The 1st Commandment contradicts the 1st Amendment

He speaks fast as is necessary due to the time constraint, but the CC is very good.   Please look at the comments at the video link, as they tell a lot more of the story.  Hugs

8 thoughts on “The 1st Commandment contradicts the 1st Amendment

  1. A small problem that I see (minus his excellent remarks) is his appearance. To “conservatives,” he represents a “lesser” element of the population and is nothing more than a rabble-rouser. (No offense to you, Scottie, but the religious are, in many cases, button-down collar types.)

    Liked by 1 person

    1. A fair point Nan. However there are not shortage of long-haired bearded guys waving guns and US flags ‘in the name of God’- Proud Boys for example.
      And let us not forget everyone’s favourite Shaman….. Intolerance and Ignorance comes in all shapes and forms.

      Liked by 1 person

      1. Oh I agree! But this guy was pleading his case in front of (most likely) staid, Sunday morning worshippers who believe that “God” only approves what THEY teach and/or believe — that men should be men with short-cropped hair, suits, and ties!

        Liked by 1 person

        1. Not some long haired guy in rough clothes and talking with a distinct ‘accent’…..
          Hmm sounds familiar to me….
          Oh of course….My Lord Jesus Christ….
          Annnnddd the short haired guys in ‘suits’….yep, there’s be romans.

          Liked by 1 person

    2. You clearly haven’t seen our local Quaker Meeting for Worship, Everyone, and I mean everyone, dresses for comfort 🙂

      In a so called secular nation, how could mandating the display of any religious text be even contemplated? That such a proposal would ever come before the state legislature is beyond comprehension – well, beyond my comprehension anyway.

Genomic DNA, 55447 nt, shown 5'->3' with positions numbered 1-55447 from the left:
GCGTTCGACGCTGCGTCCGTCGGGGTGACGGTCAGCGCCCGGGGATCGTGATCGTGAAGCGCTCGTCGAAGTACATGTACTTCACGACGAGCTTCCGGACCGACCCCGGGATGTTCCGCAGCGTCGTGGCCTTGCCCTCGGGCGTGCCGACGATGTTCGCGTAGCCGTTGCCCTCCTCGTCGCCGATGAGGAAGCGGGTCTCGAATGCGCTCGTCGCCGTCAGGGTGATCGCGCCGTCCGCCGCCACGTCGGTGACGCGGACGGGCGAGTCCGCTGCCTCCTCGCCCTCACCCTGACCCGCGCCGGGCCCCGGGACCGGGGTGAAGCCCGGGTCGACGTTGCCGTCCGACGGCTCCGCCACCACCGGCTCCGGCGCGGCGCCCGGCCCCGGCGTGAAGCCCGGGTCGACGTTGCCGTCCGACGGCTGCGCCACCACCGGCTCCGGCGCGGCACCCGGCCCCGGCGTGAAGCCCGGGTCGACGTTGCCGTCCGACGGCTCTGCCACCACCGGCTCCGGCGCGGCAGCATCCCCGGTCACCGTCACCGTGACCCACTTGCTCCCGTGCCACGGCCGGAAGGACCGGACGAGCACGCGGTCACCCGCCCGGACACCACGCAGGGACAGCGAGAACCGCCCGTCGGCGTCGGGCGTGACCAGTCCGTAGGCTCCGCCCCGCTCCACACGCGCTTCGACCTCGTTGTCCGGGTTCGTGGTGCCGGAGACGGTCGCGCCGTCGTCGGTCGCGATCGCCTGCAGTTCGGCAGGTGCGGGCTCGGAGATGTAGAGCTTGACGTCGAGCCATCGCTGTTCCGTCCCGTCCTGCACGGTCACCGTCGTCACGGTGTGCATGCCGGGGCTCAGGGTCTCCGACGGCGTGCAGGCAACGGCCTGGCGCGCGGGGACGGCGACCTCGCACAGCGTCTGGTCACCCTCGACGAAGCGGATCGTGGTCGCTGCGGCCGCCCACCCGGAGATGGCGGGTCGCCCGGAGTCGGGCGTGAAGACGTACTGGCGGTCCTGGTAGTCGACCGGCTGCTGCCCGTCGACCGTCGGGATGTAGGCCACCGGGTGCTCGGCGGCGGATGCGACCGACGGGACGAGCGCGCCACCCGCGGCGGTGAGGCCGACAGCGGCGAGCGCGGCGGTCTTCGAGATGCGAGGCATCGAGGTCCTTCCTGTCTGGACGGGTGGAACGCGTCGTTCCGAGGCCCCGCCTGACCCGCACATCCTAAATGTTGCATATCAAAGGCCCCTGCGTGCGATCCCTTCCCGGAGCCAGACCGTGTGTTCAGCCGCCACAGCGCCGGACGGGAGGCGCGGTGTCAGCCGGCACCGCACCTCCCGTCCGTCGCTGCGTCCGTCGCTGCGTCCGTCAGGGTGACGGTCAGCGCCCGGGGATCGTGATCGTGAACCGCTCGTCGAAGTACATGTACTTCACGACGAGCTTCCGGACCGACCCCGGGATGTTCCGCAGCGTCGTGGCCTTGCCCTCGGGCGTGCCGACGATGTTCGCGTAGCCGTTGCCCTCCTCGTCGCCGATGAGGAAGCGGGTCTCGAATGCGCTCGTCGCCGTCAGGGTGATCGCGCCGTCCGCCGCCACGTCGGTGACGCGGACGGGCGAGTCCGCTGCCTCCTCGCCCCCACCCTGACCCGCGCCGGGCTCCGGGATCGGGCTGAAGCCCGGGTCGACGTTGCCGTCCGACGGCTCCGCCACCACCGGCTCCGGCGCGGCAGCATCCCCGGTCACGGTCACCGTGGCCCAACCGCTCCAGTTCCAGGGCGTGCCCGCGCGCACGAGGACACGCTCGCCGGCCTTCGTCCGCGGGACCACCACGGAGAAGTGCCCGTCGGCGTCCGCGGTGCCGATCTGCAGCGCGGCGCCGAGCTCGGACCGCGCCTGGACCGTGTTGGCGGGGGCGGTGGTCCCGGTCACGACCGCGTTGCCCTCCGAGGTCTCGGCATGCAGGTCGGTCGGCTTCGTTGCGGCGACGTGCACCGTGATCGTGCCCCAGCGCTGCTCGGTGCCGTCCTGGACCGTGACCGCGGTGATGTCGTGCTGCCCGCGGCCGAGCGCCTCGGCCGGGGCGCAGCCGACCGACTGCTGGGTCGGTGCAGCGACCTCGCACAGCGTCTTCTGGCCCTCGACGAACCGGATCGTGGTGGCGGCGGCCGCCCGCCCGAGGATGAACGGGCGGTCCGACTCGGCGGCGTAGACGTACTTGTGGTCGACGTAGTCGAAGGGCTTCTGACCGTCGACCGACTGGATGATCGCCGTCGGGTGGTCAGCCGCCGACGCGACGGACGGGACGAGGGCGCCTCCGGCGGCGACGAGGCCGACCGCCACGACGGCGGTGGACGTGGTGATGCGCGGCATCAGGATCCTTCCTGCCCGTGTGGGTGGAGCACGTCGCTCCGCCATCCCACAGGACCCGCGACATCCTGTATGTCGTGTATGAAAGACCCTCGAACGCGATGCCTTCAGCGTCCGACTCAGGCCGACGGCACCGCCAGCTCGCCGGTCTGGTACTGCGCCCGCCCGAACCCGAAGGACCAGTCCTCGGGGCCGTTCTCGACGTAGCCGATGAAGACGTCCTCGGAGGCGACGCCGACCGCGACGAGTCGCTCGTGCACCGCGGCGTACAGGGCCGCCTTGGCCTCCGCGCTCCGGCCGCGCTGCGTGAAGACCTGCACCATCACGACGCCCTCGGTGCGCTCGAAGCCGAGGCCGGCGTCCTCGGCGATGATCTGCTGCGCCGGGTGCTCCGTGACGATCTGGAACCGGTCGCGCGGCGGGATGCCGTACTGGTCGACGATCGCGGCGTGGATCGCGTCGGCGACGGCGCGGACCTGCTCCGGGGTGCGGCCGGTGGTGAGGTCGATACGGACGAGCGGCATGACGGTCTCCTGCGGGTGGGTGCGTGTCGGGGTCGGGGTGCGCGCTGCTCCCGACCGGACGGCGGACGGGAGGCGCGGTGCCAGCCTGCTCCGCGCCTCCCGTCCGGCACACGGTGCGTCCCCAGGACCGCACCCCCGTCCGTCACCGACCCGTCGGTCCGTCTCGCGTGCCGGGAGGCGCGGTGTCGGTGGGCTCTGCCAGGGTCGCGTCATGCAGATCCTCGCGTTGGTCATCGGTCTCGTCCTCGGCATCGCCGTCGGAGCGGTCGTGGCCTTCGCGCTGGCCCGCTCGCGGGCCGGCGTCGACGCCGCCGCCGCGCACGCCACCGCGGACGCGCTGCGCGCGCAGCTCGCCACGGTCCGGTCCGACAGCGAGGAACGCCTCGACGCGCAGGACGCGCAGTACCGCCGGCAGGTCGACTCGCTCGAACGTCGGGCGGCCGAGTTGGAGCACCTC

Thankfully I live in a nation where politicians don’t say “God bless Aotearoa New Zealand” at the end of a speech, there are no “In God we trust” slogans displayed in public buildings or on our currency and where politicians are reluctant to reveal a religious affiliation if they have one, where the public has no interest in the religiosity or otherwise of politicians and where teaching religion in schools is prohibited (unless it’s outside school hours). Long may it remain so.


  2. What he did should be the rule, not the exception. It’s not only our right as citizens, it’s our duty to show up and direct our government. Use our rights, or lose our rights, it’s up to each one of us. I applaud those who cover their duty to the best of their abilities.

    Also: he did a superlative job there, and I’m certain he does every time he shows up. While excellence helps, showing up makes the difference.


    1. I’m not familiar with the legislative process in the US at either state or federal level, but public submissions to select committees is the norm here in Aotearoa. Every bill goes to a select committee for consideration – typically a 6 or 9 month process. Select committees are collegial – not adversarial or inquisitorial. Submissions can be in writing and/or presented in person, but unlike the example in the video clip, there are no time limits. Some bills before a select committee have received up to 100,000 submissions, frequently in the tens of thousands, but more mundane bills might receive between 1,000 and 10,000. In any given year, around one in 4 voters petition parliament or make a submission to a select committee. For a population of 5 million, that’s quite a high participation rate. One other point is that anyone, whether a citizen, resident or not, of any age (including children) and irrespective of where they live in the world can present a submission – that includes people such as yourself or Scottie can make a submission if you choose to do so.

      Liked by 1 person

      1. It used to be much more as you describe. I still clearly recall that issues like applying to be on the agenda, rules for public attendance, and time limits for discussion of comments (now comments only that many times are ignored other than “thanks”) came about after GW was in office, especially post plane crashes in 2001, when Republicans decided that maybe they didn’t have to put up with us trying to tell them what to do if they don’t want to. The changes have happened at all levels of government now, and are especially egregious in “red” states. sigh

        Liked by 1 person

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